International student advisor Steve Silver departs
Assistant dean and international student advisor Steve Silver departed from his position at the Office of Pluralism and Leadership last Monday, after serving the College for more than 25 years in various positions.
Senior assistant dean and of office of pluralism and leadership director Reese Kelly did not say the reason for Silver’s departure.
Issues affecting the international student community have come into focus this term since the College announced in September that the admissions office has shifted from a need-blind admissions policy for international students to need-aware. In response, international students circulated a petition criticizing the policy, which has 1,626 signatures as of press time.
International student association president Chi Pham ’17 said that Silver was supportive of the international students’ creating a petition in protest of the change in international admissions from being need-blind to need-aware by helping the ISA reach out to administrators, who Pham said have been receptive of international students’ opinions, answering questions and setting up meetings with the ISA.
Pham said that though the change in the admissions policy for international students from need-blind to need-aware was the first possible reason that came to mind when she heard the news of Silver’s leaving, she has since dismissed the idea.
When Kelly confirmed the dismissal, he said that the change was not a factor in Silver’s decision to depart from OPAL.
Pham said that OPAL told ISA leaders that Silver’s departure was due to “emergent personal plans” that OPAL could not disclose.
Former post-doctoral fellow at Dartmouth’s Gender Research Institute and faculty advisor to the Triangle House Brianne Gallagher will serve as the interim assistant dean and international student advisor.
She will begin Monday and serve through the remainder of the academic year, Kelly said.
Gallagher’s experience advising international students includes her graduate training in transnational and social justice at the University of Hawaii, where she worked with international students and organized programs about feminist issues, Kelly wrote in an email that was sent to all international students.
As assistant dean and advisor to international students, Silver oversaw numerous programs for international students, including international student orientation, international issues personal perspectives program, international friendship family program and international student mentor program.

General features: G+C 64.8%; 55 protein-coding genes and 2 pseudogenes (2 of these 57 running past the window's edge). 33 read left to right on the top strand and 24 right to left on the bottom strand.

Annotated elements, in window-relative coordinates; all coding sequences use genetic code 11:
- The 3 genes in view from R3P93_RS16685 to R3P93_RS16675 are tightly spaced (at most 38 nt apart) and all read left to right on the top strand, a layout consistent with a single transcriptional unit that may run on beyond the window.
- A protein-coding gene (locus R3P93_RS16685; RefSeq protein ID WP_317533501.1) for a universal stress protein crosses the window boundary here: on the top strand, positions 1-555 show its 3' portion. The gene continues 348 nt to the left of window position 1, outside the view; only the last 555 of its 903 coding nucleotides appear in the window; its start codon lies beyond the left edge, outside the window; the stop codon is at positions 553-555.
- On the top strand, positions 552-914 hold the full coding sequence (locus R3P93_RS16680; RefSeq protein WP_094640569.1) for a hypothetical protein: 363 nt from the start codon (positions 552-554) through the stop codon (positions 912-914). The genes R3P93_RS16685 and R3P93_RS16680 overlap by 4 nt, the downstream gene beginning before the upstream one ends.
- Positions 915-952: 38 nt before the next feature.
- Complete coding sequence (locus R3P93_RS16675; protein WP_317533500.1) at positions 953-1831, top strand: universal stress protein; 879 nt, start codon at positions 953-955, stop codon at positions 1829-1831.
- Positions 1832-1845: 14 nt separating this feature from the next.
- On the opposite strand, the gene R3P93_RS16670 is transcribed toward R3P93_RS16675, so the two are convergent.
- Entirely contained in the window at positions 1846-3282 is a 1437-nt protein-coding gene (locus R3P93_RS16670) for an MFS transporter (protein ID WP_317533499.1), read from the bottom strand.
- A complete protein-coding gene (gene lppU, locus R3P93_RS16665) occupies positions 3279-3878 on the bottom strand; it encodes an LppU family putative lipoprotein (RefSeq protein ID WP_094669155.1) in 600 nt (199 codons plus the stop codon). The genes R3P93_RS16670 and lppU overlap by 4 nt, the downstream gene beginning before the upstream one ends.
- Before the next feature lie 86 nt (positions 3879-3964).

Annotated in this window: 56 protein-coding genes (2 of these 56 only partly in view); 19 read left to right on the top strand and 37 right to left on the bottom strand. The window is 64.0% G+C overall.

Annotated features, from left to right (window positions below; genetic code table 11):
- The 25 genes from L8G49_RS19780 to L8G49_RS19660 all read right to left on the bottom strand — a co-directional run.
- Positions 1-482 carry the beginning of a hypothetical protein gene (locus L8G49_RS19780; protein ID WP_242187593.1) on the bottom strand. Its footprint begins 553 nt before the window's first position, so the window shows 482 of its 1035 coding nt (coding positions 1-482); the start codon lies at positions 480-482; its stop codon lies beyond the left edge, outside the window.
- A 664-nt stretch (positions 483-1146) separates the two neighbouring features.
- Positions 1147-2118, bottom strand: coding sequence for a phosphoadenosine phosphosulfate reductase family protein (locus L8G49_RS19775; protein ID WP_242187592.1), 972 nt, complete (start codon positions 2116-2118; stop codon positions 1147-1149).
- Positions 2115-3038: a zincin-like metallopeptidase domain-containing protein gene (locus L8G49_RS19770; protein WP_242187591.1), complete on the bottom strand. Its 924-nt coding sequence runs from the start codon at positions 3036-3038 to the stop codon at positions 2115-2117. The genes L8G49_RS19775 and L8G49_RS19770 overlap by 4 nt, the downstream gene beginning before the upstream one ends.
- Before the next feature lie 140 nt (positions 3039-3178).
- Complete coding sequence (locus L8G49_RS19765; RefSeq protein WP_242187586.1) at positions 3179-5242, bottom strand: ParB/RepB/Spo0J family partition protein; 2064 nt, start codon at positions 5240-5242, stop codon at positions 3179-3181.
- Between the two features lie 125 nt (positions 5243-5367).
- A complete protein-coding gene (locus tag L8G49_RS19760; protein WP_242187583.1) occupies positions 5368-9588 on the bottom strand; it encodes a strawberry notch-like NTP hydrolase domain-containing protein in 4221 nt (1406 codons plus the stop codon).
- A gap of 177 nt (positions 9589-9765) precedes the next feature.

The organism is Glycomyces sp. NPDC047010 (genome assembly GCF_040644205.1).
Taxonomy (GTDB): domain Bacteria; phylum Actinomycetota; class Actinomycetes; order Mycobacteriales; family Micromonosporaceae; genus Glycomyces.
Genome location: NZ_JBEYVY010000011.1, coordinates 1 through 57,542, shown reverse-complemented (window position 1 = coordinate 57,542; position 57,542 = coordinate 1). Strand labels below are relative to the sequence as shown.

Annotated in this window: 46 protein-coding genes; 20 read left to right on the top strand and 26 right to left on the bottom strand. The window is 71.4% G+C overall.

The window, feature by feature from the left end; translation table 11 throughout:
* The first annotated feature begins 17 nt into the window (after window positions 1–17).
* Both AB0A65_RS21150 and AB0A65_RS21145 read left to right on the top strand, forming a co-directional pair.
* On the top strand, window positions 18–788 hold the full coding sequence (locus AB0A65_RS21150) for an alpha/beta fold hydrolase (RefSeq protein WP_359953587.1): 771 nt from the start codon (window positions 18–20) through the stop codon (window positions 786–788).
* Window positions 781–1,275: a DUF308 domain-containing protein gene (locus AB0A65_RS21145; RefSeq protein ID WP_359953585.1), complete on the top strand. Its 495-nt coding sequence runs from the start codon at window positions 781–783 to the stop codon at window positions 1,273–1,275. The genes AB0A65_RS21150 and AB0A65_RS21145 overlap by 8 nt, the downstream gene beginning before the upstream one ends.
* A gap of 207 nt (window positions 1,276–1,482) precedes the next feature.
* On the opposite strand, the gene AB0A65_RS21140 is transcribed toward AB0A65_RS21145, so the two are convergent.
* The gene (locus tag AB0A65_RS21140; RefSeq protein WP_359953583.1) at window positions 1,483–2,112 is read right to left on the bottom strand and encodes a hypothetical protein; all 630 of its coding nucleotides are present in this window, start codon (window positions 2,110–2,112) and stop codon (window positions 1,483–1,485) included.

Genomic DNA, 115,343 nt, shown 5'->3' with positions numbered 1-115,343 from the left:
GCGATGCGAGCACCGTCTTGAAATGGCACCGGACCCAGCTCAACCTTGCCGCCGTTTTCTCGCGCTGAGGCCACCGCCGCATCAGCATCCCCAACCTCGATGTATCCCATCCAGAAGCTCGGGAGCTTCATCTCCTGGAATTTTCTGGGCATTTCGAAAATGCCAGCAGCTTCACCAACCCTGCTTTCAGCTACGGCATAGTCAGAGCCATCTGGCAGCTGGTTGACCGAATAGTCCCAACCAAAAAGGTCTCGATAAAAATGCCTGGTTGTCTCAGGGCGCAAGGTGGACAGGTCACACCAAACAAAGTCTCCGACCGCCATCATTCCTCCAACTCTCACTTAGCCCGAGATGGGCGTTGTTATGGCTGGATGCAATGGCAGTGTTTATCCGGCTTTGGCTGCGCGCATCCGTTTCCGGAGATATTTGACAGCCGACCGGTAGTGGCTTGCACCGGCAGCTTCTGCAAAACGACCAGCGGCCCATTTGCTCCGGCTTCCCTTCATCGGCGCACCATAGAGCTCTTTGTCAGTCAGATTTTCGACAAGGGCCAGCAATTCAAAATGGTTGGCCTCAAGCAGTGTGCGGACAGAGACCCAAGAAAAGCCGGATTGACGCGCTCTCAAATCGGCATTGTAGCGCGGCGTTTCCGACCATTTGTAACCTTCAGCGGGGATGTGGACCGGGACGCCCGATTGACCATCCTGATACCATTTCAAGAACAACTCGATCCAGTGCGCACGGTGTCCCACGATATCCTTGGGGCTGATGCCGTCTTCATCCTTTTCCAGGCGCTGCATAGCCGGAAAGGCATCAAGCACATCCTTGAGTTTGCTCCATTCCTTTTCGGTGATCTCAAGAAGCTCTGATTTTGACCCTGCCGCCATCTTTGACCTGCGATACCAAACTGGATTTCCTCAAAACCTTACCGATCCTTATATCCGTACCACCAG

His mentorship, guidance, counsel, support and advocacy for international students had a large influence on how international students transition to their life at Dartmouth, Pham said.
Pham said that Silver was known by almost all international students, many of whom had close, personal relationship with him and visited him frequently in his office hours to talk about how they were doing.
Former international student association vice president Anwita Mahajan ’17 said that she saw Silver as an important member of the international students community.
“I saw him as a person who really valued the importance of international students on Dartmouth’s campus,” she said. “He understood the balance international students have to strike academically, socially and financially, among other things. He is very aware of what international students are going through and treats everyone with a lot of respect.”
Mahajan said that Silver played an important role in her transition to Dartmouth by answering any questions she had before arriving to campus and through international student orientation, during which Silver brought together international students by emphasizing the things they had in common while explaining the facets of American culture.
“Orientation defines how you begin looking at Dartmouth, and he designs a robust Orientation every year,” Mahajan said.
OPAL has been active in communicating and reaching out to students following Silver’s departure, Pham said.
Mahajan agreed when she said that OPAL has been very proactive in communicating any developments.
Pham said that Silver’s departure meant more than just losing an advisor.
“There are a lot of sources of support at Dartmouth, so what’s missing will not be an advisor, but a friend,” Pham said.
Students are not worried about his replacement, but rather how Silver is doing, Pham said.
Assistant dean and Latino students advisor Rodrigo Ramirez said Silver was an important resource for international students.
“[Silver] has been a tireless advocate for international students at Dartmouth and routinely went above and beyond to make sure that students had the support they need. He always strived to make Dartmouth a better place for students and his commitment to the College and to his work made me so proud to have him as a colleague here at OPAL,” Ramirez said.
Kelly encouraged all international students to access the resources at OPAL during the transition period.
Silver’s departure is in addition to several that have occurred over the last few years. OPAL director Alysson Satterlund and assistant dean and advisor to black students T.M. Mosley departed from their positions at OPAL on July 11, 2014.
Silver did not respond to comment by press time.